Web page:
May 10th, 2018
“The details don’t matter. All you know, for sure, is that your brain starts humming with brutal vibes as you approach the front door. Something wild and evil is about to happen; and it’s going to involve you.” – Hunter S. Thompson from Fear and Loathing in Las Vegas
Karin and I walked through the front door of the court room. We had been there twice before. The room itself was rather innocuous. There was some wood paneling on the walls. A few watercolor paintings of landscapes passed for artwork. Behind the judge’s chair were two flags: that of the U.S., and the Wisconsin state flag. We sat down on one of the wooden benches in the back of the room. The court room was nearly empty. The only other people there were the prosecutor, who was looking intently at his laptop, and some mysterious guy whose job apparently was to make sure that things kept moving along.
Yes indeed, I could feel the brutal vibes. In about ten minutes the judge would pass sentence on the girl we love. Our loved one’s attorney walked into the room. She chatted briefly with the assistant DA. Then we heard the sound of rattling chains, which meant that our young woman was being led into the court room. She came into the room, fashionably dressed in a bright orange clothing. Our girl and her lawyer walked into a back room to talk over some last minute details.
Those two returned to the court room, and then both attorneys indicated to the quiet and unobtrusive man in charge that they were ready to start the show. The man wandered into the back room and mumbled something to someone. Then the bailiff came out of the back room, said, “All rise!”, and then the judge walked in and took his place.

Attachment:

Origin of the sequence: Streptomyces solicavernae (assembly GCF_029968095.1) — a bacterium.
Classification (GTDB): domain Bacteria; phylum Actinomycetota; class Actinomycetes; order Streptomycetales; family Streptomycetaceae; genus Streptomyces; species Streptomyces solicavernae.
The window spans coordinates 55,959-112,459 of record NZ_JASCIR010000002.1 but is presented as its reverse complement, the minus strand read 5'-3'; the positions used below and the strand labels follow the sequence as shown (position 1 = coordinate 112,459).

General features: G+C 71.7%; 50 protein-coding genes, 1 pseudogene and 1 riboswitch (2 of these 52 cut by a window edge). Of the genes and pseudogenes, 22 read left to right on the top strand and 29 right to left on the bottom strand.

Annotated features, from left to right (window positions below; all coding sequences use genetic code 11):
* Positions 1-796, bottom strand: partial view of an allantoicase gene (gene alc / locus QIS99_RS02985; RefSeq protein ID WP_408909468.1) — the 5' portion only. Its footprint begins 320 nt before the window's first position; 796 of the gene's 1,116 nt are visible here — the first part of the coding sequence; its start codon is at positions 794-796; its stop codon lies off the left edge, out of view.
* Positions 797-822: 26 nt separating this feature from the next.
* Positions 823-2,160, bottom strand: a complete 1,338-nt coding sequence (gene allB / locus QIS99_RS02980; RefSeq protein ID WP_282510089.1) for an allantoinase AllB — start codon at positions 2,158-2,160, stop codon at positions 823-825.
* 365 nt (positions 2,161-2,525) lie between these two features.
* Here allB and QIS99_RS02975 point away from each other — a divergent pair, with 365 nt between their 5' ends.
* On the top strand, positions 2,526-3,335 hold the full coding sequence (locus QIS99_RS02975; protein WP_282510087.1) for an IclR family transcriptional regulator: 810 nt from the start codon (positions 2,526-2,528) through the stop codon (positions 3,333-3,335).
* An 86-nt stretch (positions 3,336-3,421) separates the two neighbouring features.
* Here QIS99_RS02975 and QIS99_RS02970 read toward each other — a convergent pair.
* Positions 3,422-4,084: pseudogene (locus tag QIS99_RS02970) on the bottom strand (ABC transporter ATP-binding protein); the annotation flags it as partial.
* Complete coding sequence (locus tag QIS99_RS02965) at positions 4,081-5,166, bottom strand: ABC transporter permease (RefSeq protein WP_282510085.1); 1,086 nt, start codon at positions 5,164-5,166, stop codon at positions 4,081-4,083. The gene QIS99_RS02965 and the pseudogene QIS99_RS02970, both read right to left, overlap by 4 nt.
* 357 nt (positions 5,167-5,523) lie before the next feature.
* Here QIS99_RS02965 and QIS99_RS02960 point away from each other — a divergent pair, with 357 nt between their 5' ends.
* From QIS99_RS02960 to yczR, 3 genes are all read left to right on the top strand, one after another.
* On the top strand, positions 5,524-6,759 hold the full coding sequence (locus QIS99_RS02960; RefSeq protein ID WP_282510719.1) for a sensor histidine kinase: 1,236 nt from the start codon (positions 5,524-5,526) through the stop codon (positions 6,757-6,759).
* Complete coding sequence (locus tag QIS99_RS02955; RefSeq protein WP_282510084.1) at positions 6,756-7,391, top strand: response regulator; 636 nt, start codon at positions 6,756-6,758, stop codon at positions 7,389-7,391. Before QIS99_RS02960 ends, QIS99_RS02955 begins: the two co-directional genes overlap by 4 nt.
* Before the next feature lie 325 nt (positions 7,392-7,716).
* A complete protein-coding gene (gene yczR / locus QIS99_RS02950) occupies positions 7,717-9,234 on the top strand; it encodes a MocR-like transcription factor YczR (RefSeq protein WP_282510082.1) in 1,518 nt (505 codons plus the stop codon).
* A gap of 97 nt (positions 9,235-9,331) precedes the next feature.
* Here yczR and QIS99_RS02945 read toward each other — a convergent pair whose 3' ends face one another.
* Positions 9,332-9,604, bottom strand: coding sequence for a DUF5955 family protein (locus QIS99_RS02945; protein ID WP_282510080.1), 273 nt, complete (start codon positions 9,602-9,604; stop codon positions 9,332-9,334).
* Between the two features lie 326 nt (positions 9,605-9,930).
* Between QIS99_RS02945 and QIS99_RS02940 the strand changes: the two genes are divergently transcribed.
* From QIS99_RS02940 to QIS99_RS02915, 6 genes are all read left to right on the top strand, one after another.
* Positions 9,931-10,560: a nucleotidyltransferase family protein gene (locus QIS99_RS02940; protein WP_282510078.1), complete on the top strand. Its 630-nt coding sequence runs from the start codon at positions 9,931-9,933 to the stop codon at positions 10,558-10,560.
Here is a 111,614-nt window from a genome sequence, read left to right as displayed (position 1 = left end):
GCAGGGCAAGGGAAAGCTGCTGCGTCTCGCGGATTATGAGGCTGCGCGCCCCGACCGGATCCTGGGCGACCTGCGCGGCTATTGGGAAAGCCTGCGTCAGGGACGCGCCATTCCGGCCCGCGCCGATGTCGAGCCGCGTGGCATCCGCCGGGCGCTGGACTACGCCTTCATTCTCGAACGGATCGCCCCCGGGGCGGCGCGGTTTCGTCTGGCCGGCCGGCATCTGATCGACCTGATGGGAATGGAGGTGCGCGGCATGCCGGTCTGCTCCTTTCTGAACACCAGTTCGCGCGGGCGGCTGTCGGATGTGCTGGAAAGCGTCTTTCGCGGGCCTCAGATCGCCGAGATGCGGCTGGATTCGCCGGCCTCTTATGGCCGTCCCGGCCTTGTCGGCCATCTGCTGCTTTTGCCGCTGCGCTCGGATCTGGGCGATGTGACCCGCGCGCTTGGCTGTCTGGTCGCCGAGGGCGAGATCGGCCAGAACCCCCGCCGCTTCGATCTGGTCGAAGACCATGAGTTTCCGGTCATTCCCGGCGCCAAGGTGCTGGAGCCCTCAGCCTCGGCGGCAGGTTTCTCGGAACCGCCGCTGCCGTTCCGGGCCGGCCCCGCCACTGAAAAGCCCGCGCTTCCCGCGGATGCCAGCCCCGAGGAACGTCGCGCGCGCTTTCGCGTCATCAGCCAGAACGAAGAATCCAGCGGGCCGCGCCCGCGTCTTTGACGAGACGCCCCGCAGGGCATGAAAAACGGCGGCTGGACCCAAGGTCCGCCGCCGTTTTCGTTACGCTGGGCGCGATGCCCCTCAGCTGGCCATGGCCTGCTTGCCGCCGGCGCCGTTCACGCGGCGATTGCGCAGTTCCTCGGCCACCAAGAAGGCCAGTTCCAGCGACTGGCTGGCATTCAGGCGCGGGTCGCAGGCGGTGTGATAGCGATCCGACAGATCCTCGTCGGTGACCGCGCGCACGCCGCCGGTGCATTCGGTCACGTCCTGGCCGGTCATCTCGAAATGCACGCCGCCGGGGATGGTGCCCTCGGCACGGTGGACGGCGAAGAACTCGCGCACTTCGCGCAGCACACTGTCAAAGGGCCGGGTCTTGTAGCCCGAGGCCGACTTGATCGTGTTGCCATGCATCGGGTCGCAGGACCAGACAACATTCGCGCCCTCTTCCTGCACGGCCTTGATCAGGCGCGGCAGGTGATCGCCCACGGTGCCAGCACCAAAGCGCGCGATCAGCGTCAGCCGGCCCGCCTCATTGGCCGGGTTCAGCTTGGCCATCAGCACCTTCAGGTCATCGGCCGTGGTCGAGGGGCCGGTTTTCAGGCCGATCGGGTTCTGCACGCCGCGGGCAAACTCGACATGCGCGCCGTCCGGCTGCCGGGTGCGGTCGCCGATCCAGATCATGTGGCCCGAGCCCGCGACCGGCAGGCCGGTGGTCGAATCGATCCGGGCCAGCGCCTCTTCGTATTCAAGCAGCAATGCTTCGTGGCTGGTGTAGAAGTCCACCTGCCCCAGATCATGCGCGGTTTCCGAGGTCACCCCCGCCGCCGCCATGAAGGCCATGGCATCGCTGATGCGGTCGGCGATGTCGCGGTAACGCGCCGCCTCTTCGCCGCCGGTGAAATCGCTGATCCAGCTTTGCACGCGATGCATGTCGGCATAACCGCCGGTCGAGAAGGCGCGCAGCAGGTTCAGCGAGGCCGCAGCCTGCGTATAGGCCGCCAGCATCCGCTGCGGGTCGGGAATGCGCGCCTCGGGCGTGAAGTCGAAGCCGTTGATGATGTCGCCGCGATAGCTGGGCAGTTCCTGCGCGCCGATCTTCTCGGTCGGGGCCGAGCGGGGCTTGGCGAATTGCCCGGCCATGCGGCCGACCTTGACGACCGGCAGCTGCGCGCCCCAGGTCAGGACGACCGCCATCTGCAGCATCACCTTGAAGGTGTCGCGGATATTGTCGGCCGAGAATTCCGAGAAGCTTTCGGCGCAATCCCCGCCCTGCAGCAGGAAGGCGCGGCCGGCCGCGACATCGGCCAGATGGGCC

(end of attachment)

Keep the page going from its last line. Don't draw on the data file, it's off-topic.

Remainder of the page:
There is a certain amount of drama involved in a sentencing. In some ways, it is anti-climactic because most of the decisions have already been made. The woman we love has already pleaded guilty. The prosecutor has already made his case. The defense attorney has already made her bid. Everybody is done except for the judge. Now it’s his turn to rock everyone’s world. He did.
There was some initial discussion between the judge and the attorneys about the pre-sentencing investigation, and about other details. Then the judge got down to business. He started by saying how difficult it was for him to decide on an appropriate sentence. The vibes got really brutal at that point. The judge patiently explained that he had to balance the prospects for rehabilitation of the defendant with the safety requirements of the public at large. The fact remained that this young woman was now guilty of four drunk driving charges, and the question was: “Will she do it again, and maybe kill somebody?” The judge made it absolutely clear that the young woman was not in court because she drank too much. She was in court because she drank and then drove a car. The judge acknowledged that there were mental health issues involved in the case, but the crux of the matter was whether or not our girl would commit the same crime again, and thereby endanger other people. The judge had no desire to allow our young woman to kill an innocent person or herself by driving drunk.
Things hung in the balance for a seemingly endless period of time. Finally, the judge announced that he would stay the sentence (two years in prison followed by two years of probation). Instead, the young woman would spend another two months in jail, and then she would have three years of probation. If she keeps clean, then everything is fine after the three years is up. If she screws up, the sentence takes effect, and she goes to prison. Done deal.
The ball is in her court.
It’s not over. Nothing is over. We are just starting a new chapter in this saga. Regardless of what happens, Karin and I are deeply involved in the process. We have some answers, but we also have more questions.
It’s not the endgame.